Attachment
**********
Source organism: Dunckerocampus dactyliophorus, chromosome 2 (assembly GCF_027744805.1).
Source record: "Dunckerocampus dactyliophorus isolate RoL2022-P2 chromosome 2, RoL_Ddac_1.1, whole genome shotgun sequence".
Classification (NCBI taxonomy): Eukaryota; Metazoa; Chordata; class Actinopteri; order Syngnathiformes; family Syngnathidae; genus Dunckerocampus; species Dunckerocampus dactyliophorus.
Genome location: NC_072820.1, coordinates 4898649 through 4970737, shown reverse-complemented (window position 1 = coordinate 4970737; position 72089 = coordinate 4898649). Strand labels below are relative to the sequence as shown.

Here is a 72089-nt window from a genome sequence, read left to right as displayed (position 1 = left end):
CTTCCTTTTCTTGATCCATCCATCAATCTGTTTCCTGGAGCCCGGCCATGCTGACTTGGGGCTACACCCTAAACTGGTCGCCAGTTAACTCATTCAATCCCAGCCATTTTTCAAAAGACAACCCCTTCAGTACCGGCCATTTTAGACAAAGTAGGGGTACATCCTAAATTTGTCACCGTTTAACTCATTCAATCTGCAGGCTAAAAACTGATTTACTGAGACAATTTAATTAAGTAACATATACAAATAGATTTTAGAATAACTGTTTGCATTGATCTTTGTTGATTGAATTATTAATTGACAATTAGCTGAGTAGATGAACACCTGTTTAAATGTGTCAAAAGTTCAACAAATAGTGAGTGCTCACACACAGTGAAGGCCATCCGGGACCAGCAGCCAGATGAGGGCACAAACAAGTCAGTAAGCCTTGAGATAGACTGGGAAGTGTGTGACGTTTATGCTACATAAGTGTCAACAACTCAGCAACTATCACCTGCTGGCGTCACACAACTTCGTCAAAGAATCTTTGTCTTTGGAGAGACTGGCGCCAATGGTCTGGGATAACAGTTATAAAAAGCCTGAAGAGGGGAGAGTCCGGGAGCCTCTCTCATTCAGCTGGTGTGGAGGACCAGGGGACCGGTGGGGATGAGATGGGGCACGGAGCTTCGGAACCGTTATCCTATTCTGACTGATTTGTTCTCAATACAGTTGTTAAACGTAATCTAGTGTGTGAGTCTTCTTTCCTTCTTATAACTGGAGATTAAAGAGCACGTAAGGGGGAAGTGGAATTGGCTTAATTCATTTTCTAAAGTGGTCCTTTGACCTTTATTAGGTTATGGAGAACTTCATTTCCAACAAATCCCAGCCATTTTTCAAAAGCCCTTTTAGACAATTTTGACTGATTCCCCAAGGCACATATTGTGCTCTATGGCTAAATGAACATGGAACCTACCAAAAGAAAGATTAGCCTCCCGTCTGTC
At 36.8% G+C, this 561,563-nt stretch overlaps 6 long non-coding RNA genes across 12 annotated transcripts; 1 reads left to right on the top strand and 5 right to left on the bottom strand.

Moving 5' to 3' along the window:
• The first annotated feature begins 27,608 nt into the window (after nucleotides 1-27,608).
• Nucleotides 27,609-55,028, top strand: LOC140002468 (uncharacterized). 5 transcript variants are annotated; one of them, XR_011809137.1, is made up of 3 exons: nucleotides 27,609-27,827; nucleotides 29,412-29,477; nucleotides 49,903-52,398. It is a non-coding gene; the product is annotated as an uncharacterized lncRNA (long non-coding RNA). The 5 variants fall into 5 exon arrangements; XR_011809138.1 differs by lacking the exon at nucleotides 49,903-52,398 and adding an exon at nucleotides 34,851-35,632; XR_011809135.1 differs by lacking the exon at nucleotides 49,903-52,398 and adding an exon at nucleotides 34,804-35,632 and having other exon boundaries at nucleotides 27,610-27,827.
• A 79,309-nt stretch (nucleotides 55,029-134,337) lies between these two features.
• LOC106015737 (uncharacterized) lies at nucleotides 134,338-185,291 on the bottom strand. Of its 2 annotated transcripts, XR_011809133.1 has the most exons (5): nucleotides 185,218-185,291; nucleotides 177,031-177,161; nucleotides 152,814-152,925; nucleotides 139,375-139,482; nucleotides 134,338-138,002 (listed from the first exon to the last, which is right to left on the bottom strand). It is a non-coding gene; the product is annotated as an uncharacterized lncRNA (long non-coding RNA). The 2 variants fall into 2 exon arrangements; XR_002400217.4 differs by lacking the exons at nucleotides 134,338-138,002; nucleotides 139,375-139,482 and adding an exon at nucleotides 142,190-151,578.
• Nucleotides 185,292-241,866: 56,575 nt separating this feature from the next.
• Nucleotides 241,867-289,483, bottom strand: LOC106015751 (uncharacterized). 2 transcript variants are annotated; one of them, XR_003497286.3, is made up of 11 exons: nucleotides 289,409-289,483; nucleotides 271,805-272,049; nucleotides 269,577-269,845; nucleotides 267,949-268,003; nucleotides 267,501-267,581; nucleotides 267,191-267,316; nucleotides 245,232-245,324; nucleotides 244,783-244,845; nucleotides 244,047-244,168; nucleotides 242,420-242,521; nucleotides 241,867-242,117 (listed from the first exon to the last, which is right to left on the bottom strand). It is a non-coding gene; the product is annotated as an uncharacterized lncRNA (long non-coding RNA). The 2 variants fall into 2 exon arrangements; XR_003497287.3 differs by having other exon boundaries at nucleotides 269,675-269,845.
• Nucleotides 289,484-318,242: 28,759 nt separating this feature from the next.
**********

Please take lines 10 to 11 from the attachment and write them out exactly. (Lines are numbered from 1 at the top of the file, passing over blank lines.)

• Nucleotides 27,609-55,028, top strand: LOC140002468 (uncharacterized). 5 transcript variants are annotated; one of them, XR_011809137.1, is made up of 3 exons: nucleotides 27,609-27,827; nucleotides 29,412-29,477; nucleotides 49,903-52,398. It is a non-coding gene; the product is annotated as an uncharacterized lncRNA (long non-coding RNA). The 5 variants fall into 5 exon arrangements; XR_011809138.1 differs by lacking the exon at nucleotides 49,903-52,398 and adding an exon at nucleotides 34,851-35,632; XR_011809135.1 differs by lacking the exon at nucleotides 49,903-52,398 and adding an exon at nucleotides 34,804-35,632 and having other exon boundaries at nucleotides 27,610-27,827.
• A 79,309-nt stretch (nucleotides 55,029-134,337) lies between these two features.